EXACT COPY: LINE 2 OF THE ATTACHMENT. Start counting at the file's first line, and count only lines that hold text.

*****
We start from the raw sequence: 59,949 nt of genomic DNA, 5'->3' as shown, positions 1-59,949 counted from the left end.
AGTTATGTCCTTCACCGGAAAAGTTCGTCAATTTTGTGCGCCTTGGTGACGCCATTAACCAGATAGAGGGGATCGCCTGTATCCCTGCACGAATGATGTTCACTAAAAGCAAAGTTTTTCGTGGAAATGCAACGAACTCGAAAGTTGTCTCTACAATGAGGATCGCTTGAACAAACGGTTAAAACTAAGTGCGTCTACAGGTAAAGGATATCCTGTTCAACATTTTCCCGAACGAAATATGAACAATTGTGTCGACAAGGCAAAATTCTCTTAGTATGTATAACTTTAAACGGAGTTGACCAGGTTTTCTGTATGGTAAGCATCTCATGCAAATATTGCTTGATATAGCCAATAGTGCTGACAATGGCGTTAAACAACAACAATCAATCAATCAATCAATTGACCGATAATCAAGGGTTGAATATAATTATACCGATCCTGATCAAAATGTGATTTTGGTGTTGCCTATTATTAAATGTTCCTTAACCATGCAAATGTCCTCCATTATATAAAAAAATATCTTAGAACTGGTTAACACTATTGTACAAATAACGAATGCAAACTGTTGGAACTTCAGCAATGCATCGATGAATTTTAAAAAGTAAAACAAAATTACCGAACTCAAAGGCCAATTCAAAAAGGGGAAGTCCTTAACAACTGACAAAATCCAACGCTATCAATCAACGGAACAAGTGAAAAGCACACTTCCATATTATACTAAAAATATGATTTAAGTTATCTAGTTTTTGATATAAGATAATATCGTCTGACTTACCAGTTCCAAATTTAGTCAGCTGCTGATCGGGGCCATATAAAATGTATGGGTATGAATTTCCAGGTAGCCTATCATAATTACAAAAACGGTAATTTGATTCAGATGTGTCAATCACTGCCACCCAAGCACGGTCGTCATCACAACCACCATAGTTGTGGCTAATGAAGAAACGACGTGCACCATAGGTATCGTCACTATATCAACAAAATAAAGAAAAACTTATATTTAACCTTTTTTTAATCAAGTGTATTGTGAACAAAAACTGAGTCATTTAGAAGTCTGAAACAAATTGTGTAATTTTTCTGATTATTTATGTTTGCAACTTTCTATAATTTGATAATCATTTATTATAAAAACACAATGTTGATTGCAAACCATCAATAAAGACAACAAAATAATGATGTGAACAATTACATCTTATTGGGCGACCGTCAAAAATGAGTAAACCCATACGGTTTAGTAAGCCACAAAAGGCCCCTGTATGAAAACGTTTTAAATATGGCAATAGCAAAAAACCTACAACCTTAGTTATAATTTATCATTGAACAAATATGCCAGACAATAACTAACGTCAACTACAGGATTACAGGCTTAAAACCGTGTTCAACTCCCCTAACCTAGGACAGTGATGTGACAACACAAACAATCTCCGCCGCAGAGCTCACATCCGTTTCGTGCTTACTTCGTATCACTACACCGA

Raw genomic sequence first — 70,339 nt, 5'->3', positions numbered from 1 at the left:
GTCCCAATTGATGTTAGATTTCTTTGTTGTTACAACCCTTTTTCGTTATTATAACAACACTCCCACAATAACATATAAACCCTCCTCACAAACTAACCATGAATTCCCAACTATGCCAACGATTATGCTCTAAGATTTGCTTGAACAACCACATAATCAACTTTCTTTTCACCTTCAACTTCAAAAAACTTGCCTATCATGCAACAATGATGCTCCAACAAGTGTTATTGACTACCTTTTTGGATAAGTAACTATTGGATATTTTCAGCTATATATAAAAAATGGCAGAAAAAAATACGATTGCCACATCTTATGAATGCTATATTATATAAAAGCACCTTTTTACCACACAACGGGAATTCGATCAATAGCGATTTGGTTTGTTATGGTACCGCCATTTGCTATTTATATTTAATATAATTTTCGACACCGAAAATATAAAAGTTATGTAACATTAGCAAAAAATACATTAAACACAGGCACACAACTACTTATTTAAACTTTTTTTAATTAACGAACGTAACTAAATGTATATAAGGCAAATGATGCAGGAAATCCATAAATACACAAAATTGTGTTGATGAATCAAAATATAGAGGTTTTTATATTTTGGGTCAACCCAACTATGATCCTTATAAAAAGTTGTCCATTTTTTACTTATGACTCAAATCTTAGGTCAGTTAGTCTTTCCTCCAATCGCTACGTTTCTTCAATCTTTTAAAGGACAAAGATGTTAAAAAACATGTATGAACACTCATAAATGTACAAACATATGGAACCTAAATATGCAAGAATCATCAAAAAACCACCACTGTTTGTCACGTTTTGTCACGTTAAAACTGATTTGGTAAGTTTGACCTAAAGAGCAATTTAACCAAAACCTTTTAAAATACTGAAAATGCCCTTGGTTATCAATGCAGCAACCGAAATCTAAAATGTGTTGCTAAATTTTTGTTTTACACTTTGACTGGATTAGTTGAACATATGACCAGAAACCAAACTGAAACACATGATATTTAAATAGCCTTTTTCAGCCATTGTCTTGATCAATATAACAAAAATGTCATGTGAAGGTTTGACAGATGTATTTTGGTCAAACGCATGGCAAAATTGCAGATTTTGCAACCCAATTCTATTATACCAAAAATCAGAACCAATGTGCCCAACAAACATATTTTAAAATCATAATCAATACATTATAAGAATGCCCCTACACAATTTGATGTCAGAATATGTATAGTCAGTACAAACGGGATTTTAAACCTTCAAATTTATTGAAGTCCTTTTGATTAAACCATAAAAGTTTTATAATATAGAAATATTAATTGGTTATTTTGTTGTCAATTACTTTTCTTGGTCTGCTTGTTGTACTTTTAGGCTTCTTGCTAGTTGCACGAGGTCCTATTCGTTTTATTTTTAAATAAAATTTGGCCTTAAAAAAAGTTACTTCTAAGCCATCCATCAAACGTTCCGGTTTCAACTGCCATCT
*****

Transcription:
AGTTATGTCCTTCACCGGAAAAGTTCGTCAATTTTGTGCGCCTTGGTGACGCCATTAACCAGATAGAGGGGATCGCCTGTATCCCTGCACGAATGATGTTCACTAAAAGCAAAGTTTTTCGTGGAAATGCAACGAACTCGAAAGTTGTCTCTACAATGAGGATCGCTTGAACAAACGGTTAAAACTAAGTGCGTCTACAGGTAAAGGATATCCTGTTCAACATTTTCCCGAACGAAATATGAACAATTGTGTCGACAAGGCAAAATTCTCTTAGTATGTATAACTTTAAACGGAGTTGACCAGGTTTTCTGTATGGTAAGCATCTCATGCAAATATTGCTTGATATAGCCAATAGTGCTGACAATGGCGTTAAACAACAACAATCAATCAATCAATCAATTGACCGATAATCAAGGGTTGAATATAATTATACCGATCCTGATCAAAATGTGATTTTGGTGTTGCCTATTATTAAATGTTCCTTAACCATGCAAATGTCCTCCATTATATAAAAAAATATCTTAGAACTGGTTAACACTATTGTACAAATAACGAATGCAAACTGTTGGAACTTCAGCAATGCATCGATGAATTTTAAAAAGTAAAACAAAATTACCGAACTCAAAGGCCAATTCAAAAAGGGGAAGTCCTTAACAACTGACAAAATCCAACGCTATCAATCAACGGAACAAGTGAAAAGCACACTTCCATATTATACTAAAAATATGATTTAAGTTATCTAGTTTTTGATATAAGATAATATCGTCTGACTTACCAGTTCCAAATTTAGTCAGCTGCTGATCGGGGCCATATAAAATGTATGGGTATGAATTTCCAGGTAGCCTATCATAATTACAAAAACGGTAATTTGATTCAGATGTGTCAATCACTGCCACCCAAGCACGGTCGTCATCACAACCACCATAGTTGTGGCTAATGAAGAAACGACGTGCACCATAGGTATCGTCACTATATCAACAAAATAAAGAAAAACTTATATTTAACCTTTTTTTAATCAAGTGTATTGTGAACAAAAACTGAGTCATTTAGAAGTCTGAAACAAATTGTGTAATTTTTCTGATTATTTATGTTTGCAACTTTCTATAATTTGATAATCATTTATTATAAAAACACAATGTTGATTGCAAACCATCAATAAAGACAACAAAATAATGATGTGAACAATTACATCTTATTGGGCGACCGTCAAAAATGAGTAAACCCATACGGTTTAGTAAGCCACAAAAGGCCCCTGTATGAAAACGTTTTAAATATGGCAATAGCAAAAAACCTACAACCTTAGTTATAATTTATCATTGAACAAATATGCCAGACAATAACTAACGTCAACTACAGGATTACAGGCTTAAAACCGTGTTCAACTCCCCTAACCTAGGACAGTGATGTGACAACACAAACAATCTCCGCCGCAGAGCTCACATCCGTTTCGTGCTTACTTCGTATCACTACACCGA